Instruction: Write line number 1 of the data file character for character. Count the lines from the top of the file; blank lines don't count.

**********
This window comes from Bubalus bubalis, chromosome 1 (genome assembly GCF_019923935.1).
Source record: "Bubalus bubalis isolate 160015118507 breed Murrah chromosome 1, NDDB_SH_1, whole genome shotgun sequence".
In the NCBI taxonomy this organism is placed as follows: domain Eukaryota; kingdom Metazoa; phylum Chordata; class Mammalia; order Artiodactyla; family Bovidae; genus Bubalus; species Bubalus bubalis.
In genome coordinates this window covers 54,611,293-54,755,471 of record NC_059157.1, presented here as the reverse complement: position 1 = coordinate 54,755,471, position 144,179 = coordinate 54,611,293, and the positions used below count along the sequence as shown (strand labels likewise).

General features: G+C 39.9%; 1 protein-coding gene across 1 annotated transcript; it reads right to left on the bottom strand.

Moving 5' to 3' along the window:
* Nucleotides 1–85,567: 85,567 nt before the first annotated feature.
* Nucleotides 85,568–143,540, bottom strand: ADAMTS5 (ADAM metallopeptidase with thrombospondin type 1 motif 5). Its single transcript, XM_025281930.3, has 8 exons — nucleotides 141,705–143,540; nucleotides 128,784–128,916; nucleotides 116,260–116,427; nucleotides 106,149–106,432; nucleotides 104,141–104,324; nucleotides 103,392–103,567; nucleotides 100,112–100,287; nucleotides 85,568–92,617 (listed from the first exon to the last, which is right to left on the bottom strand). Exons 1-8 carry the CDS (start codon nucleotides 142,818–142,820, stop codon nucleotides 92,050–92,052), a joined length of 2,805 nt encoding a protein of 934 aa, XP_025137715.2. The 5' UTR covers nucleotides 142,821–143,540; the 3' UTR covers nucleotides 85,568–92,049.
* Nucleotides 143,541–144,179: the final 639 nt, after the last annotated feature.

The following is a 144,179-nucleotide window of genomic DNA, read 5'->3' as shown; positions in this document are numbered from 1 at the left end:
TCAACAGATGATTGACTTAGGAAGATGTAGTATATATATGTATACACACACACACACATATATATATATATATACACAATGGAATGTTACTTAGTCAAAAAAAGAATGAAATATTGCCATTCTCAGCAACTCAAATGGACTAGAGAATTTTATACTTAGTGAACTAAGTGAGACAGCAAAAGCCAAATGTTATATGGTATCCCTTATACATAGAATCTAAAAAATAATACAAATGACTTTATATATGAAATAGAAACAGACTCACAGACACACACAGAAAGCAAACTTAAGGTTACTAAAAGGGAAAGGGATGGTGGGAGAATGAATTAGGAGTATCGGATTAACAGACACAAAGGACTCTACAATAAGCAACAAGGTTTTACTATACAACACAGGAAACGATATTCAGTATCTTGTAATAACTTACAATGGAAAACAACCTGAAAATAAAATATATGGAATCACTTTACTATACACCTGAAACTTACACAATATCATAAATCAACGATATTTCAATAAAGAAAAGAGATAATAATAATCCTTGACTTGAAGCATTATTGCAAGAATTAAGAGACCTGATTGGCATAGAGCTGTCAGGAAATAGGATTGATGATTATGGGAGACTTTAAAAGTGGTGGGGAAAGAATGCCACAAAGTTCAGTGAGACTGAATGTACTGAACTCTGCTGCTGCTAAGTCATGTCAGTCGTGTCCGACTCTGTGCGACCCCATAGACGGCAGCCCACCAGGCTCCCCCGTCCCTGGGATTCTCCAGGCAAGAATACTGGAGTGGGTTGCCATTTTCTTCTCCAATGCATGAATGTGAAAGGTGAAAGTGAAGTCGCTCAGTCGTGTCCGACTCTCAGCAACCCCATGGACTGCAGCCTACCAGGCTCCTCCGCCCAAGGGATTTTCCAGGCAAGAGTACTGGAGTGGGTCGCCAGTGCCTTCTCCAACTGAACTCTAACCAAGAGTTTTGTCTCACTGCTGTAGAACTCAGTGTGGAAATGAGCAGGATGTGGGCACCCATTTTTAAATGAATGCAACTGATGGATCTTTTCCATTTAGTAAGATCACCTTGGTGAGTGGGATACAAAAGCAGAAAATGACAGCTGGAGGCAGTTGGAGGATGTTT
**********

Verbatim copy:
This window comes from Bubalus bubalis, chromosome 1 (genome assembly GCF_019923935.1).